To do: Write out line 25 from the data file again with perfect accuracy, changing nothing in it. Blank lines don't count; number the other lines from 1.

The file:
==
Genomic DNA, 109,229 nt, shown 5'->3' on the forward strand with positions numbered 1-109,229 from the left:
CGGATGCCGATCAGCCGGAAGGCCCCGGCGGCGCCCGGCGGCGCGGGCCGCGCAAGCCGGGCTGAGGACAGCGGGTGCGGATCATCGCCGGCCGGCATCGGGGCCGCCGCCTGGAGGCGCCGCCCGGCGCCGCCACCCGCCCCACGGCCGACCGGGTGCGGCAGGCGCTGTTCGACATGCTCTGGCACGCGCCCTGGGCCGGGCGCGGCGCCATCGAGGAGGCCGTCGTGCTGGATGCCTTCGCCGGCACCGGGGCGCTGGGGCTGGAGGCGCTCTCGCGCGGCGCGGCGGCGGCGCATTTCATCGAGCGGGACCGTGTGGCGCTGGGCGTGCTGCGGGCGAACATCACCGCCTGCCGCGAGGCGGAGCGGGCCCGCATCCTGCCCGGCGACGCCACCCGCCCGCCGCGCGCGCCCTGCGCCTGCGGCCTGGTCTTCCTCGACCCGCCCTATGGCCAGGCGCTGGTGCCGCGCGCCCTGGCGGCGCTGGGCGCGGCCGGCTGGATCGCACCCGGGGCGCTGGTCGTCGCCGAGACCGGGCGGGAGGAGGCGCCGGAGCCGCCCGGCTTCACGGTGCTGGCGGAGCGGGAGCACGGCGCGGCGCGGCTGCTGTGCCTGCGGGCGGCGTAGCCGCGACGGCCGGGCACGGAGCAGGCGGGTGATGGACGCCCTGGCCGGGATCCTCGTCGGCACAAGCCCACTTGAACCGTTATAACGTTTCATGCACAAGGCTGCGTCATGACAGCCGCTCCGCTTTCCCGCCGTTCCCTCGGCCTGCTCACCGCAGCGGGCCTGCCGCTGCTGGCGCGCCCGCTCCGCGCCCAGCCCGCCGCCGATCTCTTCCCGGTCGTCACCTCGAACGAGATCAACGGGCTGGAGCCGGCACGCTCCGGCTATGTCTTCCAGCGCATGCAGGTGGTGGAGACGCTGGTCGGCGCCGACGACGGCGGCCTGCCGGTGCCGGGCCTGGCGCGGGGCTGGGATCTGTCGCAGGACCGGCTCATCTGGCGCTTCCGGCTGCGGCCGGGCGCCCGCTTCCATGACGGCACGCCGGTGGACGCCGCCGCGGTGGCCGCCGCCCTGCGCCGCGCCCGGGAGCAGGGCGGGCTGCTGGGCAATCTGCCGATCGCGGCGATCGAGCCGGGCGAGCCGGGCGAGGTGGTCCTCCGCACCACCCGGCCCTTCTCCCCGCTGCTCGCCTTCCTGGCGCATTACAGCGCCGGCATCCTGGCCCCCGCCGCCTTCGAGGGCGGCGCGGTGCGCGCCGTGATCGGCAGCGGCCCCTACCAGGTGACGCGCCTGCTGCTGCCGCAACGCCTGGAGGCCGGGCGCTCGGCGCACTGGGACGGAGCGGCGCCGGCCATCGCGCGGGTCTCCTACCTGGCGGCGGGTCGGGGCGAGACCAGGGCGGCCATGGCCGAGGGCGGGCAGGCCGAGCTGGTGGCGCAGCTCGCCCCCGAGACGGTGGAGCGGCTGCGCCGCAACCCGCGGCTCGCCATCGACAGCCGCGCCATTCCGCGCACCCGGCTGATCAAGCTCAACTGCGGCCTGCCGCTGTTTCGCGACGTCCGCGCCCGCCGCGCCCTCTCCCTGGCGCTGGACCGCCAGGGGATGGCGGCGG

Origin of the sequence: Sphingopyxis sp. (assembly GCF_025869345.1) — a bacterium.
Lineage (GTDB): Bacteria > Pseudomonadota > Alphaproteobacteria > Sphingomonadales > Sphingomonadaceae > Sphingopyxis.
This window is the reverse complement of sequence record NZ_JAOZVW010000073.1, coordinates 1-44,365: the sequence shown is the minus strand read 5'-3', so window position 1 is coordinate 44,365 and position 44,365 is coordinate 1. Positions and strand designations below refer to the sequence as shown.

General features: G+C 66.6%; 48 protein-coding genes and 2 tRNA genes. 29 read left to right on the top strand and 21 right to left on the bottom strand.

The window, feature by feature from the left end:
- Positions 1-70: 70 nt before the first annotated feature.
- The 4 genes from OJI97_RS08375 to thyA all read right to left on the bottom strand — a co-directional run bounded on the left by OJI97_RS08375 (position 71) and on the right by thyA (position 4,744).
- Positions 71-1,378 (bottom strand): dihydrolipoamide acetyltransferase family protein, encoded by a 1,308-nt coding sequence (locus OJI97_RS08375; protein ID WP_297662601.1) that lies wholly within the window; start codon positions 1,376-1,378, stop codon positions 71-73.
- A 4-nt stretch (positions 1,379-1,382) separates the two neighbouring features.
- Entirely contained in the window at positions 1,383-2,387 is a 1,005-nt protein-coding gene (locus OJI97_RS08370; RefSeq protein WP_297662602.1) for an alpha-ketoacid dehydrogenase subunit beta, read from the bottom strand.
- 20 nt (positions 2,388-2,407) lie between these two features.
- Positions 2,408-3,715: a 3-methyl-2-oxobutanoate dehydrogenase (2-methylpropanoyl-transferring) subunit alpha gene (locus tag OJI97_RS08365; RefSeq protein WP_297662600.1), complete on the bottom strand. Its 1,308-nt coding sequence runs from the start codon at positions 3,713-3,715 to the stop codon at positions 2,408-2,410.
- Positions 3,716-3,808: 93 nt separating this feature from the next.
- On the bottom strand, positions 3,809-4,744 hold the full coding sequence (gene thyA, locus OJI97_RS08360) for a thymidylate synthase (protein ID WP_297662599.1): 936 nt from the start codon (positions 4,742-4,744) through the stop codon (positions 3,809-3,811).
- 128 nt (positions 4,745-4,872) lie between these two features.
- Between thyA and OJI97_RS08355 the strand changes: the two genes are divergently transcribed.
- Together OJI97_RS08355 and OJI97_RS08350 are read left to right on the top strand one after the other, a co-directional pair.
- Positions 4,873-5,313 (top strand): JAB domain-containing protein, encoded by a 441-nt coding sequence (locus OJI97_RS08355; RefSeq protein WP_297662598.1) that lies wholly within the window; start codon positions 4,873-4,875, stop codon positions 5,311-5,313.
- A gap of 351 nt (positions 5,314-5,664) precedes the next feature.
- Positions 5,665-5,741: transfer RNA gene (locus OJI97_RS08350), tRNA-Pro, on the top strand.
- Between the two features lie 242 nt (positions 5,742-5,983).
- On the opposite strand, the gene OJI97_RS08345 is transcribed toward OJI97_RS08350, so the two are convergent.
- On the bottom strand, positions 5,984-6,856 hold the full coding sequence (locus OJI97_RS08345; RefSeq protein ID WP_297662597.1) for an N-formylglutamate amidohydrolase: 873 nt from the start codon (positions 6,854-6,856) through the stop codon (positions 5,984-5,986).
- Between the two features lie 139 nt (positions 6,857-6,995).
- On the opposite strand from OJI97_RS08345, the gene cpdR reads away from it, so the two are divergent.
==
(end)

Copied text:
- On the bottom strand, positions 5,984-6,856 hold the full coding sequence (locus OJI97_RS08345; RefSeq protein ID WP_297662597.1) for an N-formylglutamate amidohydrolase: 873 nt from the start codon (positions 6,854-6,856) through the stop codon (positions 5,984-5,986).